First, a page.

Survivor who was riding school bus recounts crash


James Vaughn comforts his son, Cody Vaughn, 12, of Lake Butler as he struggles to hold back tears Thursday during a news conference at Shands at University of Florida. Cody and his brother Dalton Sumner, 11, were riding a Union County school bus Wednesday when it was rear-ended by a car and tractor-trailer. Seven passengers in the vehicle ranging in age from 20 months to 15 years were killed. Dalton was admitted to Shands for observation; Cody was not injured.

TRACY WILCOX/The Gainesville Sun
Published: Friday, January 27, 2006 at 6:01 a.m.
Last Modified: Friday, January 27, 2006 at 12:00 a.m.
Dalton Sumner, an 11-year-old boy on the school bus rear-ended by a tractor-trailer Wednesday, said after the crash he was able to walk off the bus before falling to his knees and lying down.
Neighbors came rushing to help. Dalton was looking for his brother, Cody Vaughn, 12, but couldn't get up.
"Then I saw him sitting on the back of a truck, and I knew he was OK," Dalton said during a news conference Thursday afternoon at Shands at the University of Florida.
He related how he heard the sound of a car being rammed into the rear of the stopped bus when it was struck by a tractor-trailer driven by 31-year-old Alvin E. Wilkerson of Jacksonville. Seven children, ages 20 months to 15 years, died in the car, which had stopped behind the school bus just south of Lake Butler.
The last thing he remembered before the school bus began spinning down the road was the blast of a truck horn, he said.
"A semi was honking its horn at us," Dalton said.
The bus stopped to let some of the children off and, Dalton said, everyone stood and began moving forward.
"I heard a big bang and then the bus was spinning around," said the boy, a Lake Butler Elementary student. His brother, Cody, attends Lake Butler Middle School.
"The car went into the woods and burned up," Dalton continued. "Then we hit a tree in the back and we was all injured."
Dalton was loaded into a waiting ambulance. He was one of five youngsters from the accident admitted to Shands Children's Hospital at UF.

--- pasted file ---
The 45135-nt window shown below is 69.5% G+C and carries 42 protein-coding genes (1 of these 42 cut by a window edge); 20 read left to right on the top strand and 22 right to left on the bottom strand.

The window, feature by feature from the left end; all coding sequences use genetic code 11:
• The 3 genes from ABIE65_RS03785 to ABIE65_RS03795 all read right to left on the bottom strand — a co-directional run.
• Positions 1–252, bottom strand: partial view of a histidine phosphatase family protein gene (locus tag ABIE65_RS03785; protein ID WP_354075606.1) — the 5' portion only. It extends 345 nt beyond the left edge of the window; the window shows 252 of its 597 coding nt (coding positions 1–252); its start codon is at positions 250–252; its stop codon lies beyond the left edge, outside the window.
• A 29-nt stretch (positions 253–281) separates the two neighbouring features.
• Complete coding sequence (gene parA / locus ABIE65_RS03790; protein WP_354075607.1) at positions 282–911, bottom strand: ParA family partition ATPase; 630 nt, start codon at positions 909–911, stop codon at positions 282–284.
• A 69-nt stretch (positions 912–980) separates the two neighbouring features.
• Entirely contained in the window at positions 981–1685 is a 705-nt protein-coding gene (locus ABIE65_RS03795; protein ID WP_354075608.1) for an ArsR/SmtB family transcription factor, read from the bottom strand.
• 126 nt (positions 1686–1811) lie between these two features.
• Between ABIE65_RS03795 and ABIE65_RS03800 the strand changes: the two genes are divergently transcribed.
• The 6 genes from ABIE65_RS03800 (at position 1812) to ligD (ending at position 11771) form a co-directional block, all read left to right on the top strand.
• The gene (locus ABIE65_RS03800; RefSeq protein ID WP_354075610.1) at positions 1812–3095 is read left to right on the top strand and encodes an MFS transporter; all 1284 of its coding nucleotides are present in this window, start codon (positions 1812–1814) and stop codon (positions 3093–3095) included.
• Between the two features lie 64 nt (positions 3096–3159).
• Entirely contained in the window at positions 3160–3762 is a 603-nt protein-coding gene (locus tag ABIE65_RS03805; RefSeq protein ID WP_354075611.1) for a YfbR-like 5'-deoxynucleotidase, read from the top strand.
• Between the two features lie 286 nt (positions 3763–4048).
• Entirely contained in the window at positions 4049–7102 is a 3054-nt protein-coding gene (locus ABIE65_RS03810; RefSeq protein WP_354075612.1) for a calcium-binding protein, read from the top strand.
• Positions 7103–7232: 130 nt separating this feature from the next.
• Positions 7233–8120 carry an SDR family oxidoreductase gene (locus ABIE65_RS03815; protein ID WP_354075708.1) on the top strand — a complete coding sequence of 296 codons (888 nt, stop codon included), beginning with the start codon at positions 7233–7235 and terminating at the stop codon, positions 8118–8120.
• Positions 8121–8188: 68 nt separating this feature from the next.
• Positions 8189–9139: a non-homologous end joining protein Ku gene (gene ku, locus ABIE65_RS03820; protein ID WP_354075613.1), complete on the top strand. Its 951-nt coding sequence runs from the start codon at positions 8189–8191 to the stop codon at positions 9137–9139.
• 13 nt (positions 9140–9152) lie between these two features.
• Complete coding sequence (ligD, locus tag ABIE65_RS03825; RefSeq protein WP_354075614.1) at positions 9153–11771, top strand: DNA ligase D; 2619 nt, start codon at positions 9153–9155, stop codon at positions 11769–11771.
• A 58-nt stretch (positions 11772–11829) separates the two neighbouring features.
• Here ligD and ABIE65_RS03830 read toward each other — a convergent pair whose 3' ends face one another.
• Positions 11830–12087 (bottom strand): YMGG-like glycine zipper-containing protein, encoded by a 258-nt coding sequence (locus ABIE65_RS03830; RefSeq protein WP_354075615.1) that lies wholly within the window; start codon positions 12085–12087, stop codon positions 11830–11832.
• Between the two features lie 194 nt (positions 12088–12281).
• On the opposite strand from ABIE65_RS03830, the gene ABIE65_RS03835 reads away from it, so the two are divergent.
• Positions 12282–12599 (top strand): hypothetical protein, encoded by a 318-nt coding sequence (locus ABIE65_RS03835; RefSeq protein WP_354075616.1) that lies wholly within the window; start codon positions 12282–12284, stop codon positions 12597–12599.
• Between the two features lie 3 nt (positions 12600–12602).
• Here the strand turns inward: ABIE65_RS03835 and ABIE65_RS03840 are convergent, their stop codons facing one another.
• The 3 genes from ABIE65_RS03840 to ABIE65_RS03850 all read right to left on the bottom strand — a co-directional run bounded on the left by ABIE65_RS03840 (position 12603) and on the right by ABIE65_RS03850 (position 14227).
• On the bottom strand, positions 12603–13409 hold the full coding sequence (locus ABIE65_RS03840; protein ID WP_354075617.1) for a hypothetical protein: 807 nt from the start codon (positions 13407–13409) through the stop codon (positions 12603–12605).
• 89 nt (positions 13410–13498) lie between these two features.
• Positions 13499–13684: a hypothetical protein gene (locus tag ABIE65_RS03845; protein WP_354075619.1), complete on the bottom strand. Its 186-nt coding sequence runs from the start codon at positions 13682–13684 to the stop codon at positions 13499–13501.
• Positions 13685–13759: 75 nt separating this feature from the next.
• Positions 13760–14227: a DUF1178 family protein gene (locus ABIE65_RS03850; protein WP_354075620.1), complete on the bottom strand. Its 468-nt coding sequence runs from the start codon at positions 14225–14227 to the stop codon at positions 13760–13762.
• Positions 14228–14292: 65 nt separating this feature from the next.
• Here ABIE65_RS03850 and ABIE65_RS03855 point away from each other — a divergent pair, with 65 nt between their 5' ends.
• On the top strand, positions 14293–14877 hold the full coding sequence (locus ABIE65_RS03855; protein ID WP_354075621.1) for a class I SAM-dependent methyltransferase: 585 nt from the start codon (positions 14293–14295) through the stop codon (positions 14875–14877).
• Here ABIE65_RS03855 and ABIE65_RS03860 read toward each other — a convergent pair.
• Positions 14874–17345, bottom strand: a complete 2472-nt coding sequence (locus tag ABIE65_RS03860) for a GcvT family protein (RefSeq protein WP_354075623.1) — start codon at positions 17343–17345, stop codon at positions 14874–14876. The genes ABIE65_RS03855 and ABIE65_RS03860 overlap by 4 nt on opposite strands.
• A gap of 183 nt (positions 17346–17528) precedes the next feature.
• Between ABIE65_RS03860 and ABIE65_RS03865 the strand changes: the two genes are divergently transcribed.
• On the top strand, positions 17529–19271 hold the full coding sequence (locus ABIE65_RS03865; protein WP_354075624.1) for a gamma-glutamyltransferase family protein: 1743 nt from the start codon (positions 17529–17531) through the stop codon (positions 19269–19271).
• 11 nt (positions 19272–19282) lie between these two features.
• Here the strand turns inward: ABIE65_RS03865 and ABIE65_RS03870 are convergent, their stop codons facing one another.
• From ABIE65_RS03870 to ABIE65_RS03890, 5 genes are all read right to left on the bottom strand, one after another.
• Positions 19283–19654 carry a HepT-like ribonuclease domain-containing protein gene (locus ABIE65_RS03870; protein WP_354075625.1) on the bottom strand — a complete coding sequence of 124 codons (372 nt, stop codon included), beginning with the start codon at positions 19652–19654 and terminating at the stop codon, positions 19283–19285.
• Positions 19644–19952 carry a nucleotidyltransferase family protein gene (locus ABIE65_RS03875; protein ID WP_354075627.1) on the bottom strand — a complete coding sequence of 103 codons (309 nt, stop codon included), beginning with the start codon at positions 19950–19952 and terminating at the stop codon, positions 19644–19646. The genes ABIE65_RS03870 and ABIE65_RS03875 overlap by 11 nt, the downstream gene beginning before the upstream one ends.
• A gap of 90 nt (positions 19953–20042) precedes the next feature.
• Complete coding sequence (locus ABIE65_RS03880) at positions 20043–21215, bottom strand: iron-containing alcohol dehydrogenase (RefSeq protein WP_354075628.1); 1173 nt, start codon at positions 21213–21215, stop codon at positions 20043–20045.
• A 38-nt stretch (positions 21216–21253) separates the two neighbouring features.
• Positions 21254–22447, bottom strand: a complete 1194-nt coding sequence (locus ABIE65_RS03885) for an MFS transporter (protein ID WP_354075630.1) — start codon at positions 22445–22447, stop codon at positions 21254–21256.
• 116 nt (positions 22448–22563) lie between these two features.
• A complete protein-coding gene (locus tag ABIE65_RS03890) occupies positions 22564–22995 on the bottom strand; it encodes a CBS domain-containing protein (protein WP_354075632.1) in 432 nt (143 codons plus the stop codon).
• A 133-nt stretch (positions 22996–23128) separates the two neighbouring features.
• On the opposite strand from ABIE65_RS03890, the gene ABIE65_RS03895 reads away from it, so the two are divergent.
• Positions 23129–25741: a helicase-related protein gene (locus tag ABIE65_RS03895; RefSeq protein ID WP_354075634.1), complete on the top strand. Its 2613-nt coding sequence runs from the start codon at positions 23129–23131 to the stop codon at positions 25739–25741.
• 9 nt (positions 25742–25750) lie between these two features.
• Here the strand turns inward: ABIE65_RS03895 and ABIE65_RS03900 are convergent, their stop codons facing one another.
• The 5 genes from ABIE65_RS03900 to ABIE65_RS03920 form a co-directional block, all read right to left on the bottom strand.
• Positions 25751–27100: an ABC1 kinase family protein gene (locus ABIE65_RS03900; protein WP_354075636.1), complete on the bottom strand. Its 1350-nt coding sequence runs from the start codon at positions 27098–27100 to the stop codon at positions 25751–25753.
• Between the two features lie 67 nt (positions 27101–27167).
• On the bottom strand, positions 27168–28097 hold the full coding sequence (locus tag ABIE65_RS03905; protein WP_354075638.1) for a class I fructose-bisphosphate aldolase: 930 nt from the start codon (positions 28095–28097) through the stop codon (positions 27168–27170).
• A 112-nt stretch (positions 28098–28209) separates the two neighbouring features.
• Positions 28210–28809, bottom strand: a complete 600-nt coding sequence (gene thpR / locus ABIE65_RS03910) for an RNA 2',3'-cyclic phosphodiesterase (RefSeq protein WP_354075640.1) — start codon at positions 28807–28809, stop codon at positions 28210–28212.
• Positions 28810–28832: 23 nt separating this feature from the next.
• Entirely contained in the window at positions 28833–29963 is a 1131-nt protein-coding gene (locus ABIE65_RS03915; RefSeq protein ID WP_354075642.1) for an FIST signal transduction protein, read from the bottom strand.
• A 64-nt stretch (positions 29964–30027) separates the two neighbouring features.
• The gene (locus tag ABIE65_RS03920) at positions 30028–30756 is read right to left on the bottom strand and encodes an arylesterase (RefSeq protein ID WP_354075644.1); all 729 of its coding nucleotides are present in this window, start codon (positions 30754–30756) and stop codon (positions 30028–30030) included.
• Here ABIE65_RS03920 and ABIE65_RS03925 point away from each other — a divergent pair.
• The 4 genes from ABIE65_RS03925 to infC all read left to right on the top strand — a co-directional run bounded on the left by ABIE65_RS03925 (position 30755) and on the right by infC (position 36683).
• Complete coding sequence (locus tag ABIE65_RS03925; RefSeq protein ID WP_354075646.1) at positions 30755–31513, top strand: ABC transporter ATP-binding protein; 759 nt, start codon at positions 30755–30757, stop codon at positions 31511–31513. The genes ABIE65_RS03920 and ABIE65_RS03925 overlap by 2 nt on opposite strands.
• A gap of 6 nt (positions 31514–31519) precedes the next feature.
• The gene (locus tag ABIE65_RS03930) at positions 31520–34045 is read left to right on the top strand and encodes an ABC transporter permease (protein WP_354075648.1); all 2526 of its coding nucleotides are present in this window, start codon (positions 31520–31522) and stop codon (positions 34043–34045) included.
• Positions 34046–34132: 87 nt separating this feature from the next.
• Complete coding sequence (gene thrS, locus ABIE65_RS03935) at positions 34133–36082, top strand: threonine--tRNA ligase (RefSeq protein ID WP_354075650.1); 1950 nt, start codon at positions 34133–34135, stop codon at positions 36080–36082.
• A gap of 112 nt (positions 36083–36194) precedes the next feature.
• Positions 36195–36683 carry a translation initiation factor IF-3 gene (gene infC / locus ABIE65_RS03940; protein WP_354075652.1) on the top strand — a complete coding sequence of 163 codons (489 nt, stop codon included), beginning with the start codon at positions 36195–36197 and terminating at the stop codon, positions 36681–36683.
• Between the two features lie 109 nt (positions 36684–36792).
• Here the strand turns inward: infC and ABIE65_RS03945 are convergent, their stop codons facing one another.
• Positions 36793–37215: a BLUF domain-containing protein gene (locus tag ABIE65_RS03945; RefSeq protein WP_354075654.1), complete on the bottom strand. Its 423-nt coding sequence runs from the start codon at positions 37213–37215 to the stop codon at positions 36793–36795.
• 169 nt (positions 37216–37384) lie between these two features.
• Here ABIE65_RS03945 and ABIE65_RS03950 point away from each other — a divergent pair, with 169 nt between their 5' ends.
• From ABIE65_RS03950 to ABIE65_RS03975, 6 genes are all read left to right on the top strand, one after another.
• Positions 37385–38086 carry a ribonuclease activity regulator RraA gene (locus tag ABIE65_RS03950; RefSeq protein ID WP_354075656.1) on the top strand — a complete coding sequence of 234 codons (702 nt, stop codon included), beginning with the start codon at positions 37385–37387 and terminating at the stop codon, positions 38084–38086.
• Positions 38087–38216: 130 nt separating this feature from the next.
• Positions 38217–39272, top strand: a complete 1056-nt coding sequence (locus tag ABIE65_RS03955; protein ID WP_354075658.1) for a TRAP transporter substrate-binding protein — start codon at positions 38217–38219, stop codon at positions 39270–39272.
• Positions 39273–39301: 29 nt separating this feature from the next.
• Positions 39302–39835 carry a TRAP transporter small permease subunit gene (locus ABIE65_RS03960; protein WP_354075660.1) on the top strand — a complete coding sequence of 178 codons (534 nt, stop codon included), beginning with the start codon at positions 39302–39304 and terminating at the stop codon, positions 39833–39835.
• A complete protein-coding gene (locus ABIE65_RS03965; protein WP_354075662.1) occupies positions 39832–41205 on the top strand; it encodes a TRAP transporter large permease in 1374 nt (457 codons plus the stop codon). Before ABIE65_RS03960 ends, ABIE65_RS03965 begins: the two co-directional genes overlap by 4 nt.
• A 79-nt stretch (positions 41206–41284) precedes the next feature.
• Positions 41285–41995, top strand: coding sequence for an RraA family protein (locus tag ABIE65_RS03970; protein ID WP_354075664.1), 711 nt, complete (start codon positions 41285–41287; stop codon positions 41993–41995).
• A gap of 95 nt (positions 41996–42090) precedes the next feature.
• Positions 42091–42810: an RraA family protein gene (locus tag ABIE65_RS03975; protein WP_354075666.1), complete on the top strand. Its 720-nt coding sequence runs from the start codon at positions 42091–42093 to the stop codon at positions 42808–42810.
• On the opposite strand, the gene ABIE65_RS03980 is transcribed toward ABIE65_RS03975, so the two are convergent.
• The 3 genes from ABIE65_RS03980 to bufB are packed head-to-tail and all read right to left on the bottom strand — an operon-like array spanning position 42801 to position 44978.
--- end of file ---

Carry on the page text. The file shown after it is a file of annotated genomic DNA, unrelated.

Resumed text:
His brother was not treated at the hospital, but came to the news conference with his parents, Corina and James Vaughn. Cody sobbed quietly into a handkerchief while Dalton stood at the podium and answered questions from television and newspaper reporters.
Asked why he thought the driver of the tractor-trailer failed to stop for the school bus, Dalton replied, "I think he fell asleep and laid on the horn."
Corina Vaughn said she and her husband had been on the way home from a doctor's appointment in Jacksonville when they got a phone call about the afternoon accident.
"It's hard to be out of town when a tragedy happens to your children," she said, dabbing at tears. "We pray for the Mann family. Lake Butler is a tight-knit community and I think this will pull us even closer."
Dr. David Seaberg, chief of emergency services at Shands at UF, said the call about the accident came in to the hospital's dispatch center around 3:40 Wednesday afternoon and the staff immediately began preparing to receive up to seven patients.
As the only pediatric trauma center within a 100-mile radius, Seaberg said Shands would be the destination for those injured on the school bus.
With three helicopters on their way from the accident scene, the staff in the emergency department moved patients from an already-crowded ER to other areas of the hospital. Faculty and residents of the College of Medicine and additional nursing staff were called in, Seaberg related.
Dr. Mike Chen and Dr. Elizabeth Beierle, a husband-and-wife team of pediatric surgeons, were on hand to receive the first patients.
About 45 minutes later, two more patients - one of them Dalton Sumner - came in by ambulance. All five were admitted to Shands Children's Hospital, which is part of Shands at UF.
Dr. David Kays, chief of the division of pediatric surgery, oversaw the care of Dalton.
Kays reported that Dalton had not suffered life-threatening injuries aboard the bus.
"He's a brave young man and he's doing very well," Kays said. Dalton was the first to be released from Shands at UF, but hospital officials said the other four patients were improving.
The medical staff said they couldn't comment on specific injuries, but Seaberg said that it is typical in vehicle accidents to see head and chest injuries, orthopedic injuries such as a broken arm or leg and internal injuries.
Clinical social worker Michael Johnson said a team of social workers, chaplains and case managers had been assembled at the hospital to address the emotional needs of the children injured in the accident.
"We wanted to make sure they knew they were safe," she said.
The social workers also met with the paramedics who responded to the scene, Johnson said.
Confirming the fears expressed by the Vaughns, Johnson said, "We know that this is a parent's worst nightmare."
Diane Chun can be reached at (352) 374-5041 or chund@gvillesun.com

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